Tuesday, February 5, 2013

Donepezil Improves Dementia With Lewy Bodies

Dementia with Lewy bodies (DLB) is a type of dementia less common than Alzheimer's disease.  However, Lewy bodies (brain neuron deposits of the proteins alpha-synuclean and ubiquitin) are found in up to 10 to 15% of individuals dying of dementia.

DLB is known to deplete brain acetylcholine and dopamine neurotransmitter levels in the brain.  This leads to a clinical syndrome characterized by both cognitive decline and motor symptoms similar to Parkinson's disease.

DLB may be difficult to distinguish from Alzheimer's disease but typically exhibits fluctuations in cognitive function, visual hallucinations, visuoperceptual impairment and concurrent motor symptoms.

Few clinical trials have targeted DLB due to it's relative infrequency and diagnostic classification.  A Japanese study of 148 subjects with DLB recent found support for the effectiveness of the Alzheimer's drug donepezil.

Mori and colleagues conducted a randomized clinical trial with the following key elements in the research design:

  • Subjects: Met probable DLB diagnosis using structured criteria, no Parkinson's disease diagnosis more than one year before onset of dementia, no evidence of focal vascular disease on CT or MRI
  • Drug administration: Double-blind randomization of donepezil 3 mg, 5 mg, 10 mg or placebo for 12 weeks
  • Outcome measures: Minimental state exam (MMSE) scores, attention, executive function and visuoperceptual cognitive function from the Wechsler Memory Scale-Revised (WMS-R), tests for verbal fluency and agnosia.  Ten behavioral domains were also assessed.  Clinicians blind to treatment rated global clinical status.  Caregivers rated burden of care.  Motor symptoms were assessed using the Unified Parkinson's Disease Rating Scale.
  • Statistical analysis: Last observation carried forward analysis on all subjects with at least one valid post-treatment measurement

This trial found significant therapeutic effects for donepezil across a variety of DLB disease domains (doses statistically associated with improvement compared to placebo)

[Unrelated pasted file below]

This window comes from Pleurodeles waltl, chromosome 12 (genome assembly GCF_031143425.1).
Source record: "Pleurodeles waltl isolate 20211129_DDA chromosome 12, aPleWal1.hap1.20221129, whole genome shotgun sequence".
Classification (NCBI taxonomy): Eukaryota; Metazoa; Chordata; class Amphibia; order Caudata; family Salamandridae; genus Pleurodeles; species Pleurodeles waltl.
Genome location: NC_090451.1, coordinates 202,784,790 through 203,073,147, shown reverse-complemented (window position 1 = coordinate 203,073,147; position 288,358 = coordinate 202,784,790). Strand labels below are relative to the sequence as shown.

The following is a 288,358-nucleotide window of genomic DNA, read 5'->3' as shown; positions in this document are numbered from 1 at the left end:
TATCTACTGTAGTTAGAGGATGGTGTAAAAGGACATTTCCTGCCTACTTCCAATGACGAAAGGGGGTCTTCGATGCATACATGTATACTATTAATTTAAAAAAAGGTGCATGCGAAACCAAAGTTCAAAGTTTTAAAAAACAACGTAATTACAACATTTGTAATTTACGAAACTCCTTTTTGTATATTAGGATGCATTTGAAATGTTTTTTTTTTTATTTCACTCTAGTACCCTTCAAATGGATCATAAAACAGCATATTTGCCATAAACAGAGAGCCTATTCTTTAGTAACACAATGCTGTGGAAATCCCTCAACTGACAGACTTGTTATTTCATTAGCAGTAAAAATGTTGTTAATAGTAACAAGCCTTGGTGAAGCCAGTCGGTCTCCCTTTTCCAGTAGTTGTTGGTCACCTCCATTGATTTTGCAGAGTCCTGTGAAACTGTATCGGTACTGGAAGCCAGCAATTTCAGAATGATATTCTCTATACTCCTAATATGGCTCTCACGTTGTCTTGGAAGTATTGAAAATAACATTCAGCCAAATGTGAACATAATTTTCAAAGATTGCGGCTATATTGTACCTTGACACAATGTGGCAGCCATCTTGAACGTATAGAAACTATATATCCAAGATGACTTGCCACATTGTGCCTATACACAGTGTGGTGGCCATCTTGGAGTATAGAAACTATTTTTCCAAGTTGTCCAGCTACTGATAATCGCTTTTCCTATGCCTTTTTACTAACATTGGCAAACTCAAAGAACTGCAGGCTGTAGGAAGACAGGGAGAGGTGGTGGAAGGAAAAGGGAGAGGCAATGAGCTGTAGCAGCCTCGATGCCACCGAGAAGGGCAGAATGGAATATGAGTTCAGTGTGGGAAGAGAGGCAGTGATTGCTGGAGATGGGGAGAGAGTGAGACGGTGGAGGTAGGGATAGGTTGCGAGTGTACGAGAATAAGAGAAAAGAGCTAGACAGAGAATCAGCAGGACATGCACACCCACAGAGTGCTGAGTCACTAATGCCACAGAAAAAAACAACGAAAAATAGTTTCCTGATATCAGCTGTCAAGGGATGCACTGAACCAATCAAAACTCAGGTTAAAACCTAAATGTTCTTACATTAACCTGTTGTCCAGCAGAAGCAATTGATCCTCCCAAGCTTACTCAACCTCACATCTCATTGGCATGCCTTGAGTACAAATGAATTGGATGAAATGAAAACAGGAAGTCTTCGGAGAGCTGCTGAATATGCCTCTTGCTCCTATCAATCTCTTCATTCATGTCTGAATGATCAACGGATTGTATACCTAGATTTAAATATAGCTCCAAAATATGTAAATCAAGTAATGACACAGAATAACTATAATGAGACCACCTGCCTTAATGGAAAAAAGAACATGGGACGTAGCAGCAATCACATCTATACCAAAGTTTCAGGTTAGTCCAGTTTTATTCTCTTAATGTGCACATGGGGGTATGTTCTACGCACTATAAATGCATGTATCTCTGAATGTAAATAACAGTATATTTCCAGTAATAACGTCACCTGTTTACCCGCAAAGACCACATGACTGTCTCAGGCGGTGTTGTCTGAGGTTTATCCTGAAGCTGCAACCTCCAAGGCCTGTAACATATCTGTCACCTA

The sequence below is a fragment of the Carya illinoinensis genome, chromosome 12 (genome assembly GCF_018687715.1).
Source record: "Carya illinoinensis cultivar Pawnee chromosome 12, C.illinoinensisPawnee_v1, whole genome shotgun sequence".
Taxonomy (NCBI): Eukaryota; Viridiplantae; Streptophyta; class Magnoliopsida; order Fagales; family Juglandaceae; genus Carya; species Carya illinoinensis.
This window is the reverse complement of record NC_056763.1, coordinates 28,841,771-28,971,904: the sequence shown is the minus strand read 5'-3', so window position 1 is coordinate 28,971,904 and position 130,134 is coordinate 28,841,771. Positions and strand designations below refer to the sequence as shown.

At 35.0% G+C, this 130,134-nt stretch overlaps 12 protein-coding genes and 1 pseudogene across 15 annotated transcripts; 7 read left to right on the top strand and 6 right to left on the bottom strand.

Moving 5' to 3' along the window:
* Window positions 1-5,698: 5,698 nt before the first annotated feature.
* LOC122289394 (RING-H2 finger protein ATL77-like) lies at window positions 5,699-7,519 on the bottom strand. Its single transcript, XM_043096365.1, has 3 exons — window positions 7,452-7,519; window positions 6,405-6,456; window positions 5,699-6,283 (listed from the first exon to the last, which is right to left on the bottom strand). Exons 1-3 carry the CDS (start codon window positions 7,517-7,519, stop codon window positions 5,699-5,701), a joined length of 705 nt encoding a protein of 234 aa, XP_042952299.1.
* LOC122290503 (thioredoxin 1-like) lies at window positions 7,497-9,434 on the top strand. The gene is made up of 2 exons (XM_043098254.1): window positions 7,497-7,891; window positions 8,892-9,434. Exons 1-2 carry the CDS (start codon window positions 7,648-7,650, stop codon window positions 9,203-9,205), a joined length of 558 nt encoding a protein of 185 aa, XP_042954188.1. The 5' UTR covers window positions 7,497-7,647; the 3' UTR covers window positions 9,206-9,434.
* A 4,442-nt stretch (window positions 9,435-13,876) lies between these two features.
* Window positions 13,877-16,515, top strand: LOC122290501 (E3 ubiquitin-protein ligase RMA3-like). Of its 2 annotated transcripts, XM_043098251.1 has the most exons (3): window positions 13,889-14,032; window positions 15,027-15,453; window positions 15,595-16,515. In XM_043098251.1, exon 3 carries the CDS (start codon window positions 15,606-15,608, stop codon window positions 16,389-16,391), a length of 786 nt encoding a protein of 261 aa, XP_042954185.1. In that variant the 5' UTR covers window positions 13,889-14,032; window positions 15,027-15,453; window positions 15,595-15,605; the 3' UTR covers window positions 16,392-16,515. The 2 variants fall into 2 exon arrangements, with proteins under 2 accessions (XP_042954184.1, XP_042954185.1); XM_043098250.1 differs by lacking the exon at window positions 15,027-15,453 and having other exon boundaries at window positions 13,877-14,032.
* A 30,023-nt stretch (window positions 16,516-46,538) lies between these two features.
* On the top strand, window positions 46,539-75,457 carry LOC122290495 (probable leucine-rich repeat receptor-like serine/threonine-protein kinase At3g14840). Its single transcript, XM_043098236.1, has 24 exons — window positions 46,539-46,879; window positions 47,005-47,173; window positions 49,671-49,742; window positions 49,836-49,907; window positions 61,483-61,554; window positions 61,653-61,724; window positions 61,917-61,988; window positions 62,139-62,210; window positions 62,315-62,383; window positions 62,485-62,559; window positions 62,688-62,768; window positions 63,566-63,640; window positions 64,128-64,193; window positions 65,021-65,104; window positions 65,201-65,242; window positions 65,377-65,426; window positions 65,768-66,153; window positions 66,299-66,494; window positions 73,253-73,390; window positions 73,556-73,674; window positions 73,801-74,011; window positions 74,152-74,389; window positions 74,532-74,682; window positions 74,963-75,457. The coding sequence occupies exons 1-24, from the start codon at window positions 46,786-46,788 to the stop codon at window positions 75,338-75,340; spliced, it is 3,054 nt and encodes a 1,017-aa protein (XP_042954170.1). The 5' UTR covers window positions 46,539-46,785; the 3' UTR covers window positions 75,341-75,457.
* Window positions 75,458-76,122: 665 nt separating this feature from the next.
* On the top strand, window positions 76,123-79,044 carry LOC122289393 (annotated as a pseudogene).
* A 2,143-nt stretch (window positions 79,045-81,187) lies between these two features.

• Minimental status exam: 5 and 10 mg
  • Clinician global improvement scores: 3, 5 and 10 mg
  • Behavioral scores for hallucinations, cognitive fluctuation, delusions, apathy and depression: 5 and 10 mg
  • Caregiver burden scores: 10 mg

Photo of two brain Lewy Bodies 
Donepezil was fairly well tolerated in this study sample with 3 to 8% of the active drug groups discontinued due to adverse effects.  This rate was not different than placebo withdrawals.

The authors conclude that their study provides support for the effectiveness of donepezil across a variety of clinical domains.  They note the study supports using a 10 mg dose if tolerated.  

Recruiting clinical sample sizes sufficient to study treatment options in DLB is not easy.  This makes the current study an important one.  Additional clinical trials have also found support for rivastigmine, galantamine and memantine for DLB.  However, there is likely to be a paucity of clinical trials for DLB in the future relative to the number of trials in Alzheimer's dementia. 

Individuals with additional interest in this clinical trial can access the free full-text of the study by clicking on the PMID link below.

Photo of cinnamon teal duck is from the author's files.

Photo of Lewy bodies from the Wikipedia Commons file authored by Dr. Andreas Becker

Mori E, Ikeda M, Kosaka K, & Donepezil-DLB Study Investigators (2012). Donepezil for dementia with Lewy bodies: a randomized, placebo-controlled trial. Annals of neurology, 72 (1), 41-52 PMID: 22829268

No comments:

Post a Comment